• St Martin's Theatre St Martin's Theatre is a West End theatre, located in West Street, near Charing Cross Road, in the London Borough of Camden. It was designed as one of a pair of theatres with the Ambassadors Theatre by W.G.R. Sprague, in memoriam for the 9th Baron Willoughby de Broke.   Link  Google Map
  • Theatre Royal Drury Lane The Theatre Royal, Drury Lane is a West End theatre in Covent Garden, in the City of Westminster, a borough of London. The building faces Catherine Street (earlier named Bridges or Brydges Street) and backs onto Drury Lane. The building standing today is the most recent in a line of four theatres at the same location dating back to 1663, making it the oldest London theatre. For its first two centuries, Drury Lane could "reasonably have claimed to be London's leading theatre" and thus one of the most important theatres in the English-speaking world. Through most of that time, it was one of a small handful of patent theatres that were granted monopoly rights to the production of "legitimate" (meaning spoken plays, rather than opera, dance, concerts, or plays with music) drama in London.   Link  Google Map
  • Trafalgar Studios Also known as Trafalgar Studios at the Whitehall Theatre in honour of its former incarnation, the building consists of two intimate theatres designed by architects Tim Foster and John Muir. Studio 1, the larger of the two spaces with 380 seats, opened on June 3, 2004 with the Royal Shakespeare Company's production of Othello. Studio 2, with 100 seats, opened in October 2005 with the play Cyprus.   Link  Google Map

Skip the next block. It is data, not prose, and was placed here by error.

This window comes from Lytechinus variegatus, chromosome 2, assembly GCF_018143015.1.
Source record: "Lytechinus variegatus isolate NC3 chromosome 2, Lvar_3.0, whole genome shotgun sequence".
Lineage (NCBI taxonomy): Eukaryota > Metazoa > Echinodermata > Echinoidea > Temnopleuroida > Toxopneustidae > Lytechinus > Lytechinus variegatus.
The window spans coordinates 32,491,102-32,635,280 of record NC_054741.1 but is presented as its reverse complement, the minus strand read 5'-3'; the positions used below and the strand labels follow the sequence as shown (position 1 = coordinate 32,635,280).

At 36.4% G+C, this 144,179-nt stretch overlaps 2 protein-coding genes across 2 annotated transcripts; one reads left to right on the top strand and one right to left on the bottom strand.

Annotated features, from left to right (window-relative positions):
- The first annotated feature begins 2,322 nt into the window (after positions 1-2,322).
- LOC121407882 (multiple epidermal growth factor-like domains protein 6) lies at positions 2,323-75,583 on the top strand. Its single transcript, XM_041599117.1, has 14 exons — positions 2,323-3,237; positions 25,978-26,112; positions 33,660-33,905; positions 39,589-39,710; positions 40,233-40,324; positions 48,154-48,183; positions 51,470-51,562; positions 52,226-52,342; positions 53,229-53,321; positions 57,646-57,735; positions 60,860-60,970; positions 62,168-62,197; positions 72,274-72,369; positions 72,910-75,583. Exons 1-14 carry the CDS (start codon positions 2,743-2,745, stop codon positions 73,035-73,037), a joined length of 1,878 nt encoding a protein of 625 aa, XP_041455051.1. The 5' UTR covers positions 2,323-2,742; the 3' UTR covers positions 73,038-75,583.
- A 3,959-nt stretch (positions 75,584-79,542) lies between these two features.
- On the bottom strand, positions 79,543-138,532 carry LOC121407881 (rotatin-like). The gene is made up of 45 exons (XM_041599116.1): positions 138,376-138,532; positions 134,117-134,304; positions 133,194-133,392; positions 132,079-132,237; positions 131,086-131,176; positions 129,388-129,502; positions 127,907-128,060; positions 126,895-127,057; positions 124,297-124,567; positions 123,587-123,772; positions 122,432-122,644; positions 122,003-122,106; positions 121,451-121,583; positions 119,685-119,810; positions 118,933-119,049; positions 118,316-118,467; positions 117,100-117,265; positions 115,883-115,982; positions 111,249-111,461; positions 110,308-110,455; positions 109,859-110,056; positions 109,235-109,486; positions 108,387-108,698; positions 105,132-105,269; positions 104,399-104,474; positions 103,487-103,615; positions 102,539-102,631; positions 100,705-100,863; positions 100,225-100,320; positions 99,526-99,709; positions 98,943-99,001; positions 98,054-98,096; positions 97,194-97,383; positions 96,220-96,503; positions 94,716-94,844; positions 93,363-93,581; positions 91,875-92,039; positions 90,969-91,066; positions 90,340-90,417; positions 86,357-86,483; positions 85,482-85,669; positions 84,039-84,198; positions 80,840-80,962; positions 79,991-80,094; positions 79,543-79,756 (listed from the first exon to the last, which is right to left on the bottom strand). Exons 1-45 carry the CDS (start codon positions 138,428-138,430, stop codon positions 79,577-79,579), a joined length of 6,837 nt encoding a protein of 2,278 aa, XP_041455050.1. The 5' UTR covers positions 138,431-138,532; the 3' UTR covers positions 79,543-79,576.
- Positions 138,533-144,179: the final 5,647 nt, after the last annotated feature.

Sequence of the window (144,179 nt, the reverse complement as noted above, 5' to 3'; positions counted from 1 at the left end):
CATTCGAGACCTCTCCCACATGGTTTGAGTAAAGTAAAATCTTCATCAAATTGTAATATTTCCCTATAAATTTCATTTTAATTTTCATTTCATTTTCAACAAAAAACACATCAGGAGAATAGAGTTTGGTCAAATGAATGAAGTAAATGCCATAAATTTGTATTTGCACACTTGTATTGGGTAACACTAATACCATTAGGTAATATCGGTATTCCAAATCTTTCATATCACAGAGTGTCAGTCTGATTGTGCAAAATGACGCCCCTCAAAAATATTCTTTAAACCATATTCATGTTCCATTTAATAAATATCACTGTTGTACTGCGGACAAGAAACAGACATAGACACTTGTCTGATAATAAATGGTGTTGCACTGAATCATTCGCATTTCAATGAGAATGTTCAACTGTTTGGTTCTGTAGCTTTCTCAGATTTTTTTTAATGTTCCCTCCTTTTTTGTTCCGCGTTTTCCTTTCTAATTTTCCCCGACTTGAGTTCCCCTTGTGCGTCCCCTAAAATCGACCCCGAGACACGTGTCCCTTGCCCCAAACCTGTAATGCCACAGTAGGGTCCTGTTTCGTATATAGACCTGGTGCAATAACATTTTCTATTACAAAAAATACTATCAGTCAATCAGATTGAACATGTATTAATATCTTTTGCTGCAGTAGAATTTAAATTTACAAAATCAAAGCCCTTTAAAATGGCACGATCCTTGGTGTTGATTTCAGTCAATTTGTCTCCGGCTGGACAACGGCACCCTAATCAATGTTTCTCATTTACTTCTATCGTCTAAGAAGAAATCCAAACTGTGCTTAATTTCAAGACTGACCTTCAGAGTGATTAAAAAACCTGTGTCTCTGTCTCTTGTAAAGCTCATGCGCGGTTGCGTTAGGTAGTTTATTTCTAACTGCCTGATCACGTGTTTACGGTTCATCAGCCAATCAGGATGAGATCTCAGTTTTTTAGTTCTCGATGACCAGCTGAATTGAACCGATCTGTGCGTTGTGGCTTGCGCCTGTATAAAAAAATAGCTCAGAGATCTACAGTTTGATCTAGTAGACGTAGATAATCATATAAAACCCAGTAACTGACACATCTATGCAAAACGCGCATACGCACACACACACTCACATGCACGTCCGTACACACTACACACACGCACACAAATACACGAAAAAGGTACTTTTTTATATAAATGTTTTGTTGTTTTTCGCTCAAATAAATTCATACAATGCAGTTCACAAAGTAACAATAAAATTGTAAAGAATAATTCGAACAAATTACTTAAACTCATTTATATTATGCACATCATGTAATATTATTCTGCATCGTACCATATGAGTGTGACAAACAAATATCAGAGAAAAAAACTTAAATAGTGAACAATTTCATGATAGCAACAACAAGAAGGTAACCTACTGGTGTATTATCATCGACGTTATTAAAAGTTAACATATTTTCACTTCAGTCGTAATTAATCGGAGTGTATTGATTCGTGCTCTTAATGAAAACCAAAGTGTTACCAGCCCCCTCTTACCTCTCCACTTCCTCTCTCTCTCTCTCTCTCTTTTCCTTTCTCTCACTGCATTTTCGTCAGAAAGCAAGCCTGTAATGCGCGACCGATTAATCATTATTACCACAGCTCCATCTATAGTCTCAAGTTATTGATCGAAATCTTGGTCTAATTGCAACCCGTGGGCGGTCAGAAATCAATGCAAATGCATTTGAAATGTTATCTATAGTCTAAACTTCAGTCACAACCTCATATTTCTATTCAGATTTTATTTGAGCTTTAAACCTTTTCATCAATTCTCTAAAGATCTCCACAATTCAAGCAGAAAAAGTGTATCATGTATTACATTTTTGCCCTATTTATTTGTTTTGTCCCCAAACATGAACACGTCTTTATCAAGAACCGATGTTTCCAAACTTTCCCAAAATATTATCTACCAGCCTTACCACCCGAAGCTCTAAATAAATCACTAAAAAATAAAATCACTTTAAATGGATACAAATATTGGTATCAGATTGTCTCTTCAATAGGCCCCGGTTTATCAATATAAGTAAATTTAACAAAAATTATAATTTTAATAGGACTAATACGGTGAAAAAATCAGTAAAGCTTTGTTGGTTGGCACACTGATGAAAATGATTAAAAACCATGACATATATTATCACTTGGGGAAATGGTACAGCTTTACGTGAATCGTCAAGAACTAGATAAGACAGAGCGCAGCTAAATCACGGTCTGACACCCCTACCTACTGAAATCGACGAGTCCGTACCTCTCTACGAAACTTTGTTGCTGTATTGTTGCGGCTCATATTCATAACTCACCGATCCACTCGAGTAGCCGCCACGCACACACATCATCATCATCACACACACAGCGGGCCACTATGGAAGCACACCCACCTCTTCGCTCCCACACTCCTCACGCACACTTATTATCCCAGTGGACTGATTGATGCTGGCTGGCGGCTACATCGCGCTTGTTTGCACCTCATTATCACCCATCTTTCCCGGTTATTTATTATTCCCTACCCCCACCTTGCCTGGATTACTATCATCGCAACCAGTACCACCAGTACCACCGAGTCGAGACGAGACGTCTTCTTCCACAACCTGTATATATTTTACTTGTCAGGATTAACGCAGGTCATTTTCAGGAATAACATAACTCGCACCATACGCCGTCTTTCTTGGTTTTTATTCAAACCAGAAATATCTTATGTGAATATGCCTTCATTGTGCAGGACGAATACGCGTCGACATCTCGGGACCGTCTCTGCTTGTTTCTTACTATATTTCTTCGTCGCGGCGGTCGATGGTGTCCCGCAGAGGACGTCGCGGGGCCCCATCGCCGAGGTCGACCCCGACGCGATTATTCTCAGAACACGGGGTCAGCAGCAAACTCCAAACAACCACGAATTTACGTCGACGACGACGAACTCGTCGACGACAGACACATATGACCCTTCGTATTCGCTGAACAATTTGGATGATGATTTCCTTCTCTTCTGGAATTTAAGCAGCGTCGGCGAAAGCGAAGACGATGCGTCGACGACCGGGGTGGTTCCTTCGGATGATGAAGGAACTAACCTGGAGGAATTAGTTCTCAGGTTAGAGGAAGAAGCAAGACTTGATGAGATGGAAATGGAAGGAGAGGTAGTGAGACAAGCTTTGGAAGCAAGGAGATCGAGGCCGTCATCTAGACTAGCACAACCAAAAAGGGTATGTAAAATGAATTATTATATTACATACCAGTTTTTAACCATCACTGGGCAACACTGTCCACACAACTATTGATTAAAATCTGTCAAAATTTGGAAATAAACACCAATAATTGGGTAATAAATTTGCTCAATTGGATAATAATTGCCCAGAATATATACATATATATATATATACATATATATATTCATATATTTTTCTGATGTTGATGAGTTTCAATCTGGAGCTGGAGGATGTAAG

• Vaudeville Theatre The Vaudeville Theatre is a West End theatre on The Strand in the City of Westminster. As the name suggests, the theatre held mostly vaudeville shows and musical revues in its early days. It opened in 1870 and was rebuilt twice, although each new building retained elements of the previous structure. The current building opened in 1926, and the capacity is now 690 seats. Rare thunder drum and lightning sheets, together with other early stage mechanisms survive in the theatre.   Link  Google Map
  • Victoria Palace Theatre The Victoria Palace Theatre is a West End theatre in Victoria Street, in the City of Westminster, opposite Victoria Station.   Link  Google Map
  • Wyndham's Theatre Wyndham's Theatre is a West End theatre, one of two opened by the actor/manager Charles Wyndham (cp Criterion Theatre). Located on Charing Cross Road, in the City of Westminster, it was designed by W.G.R. Sprague about 1898, the architect of six other London theatres between then and 1916. It was designed to seat 759 patrons on three levels although later refurbishment changed it into four. The theatre was Grade II* listed by English Heritage in September 1960.   Link  Google Map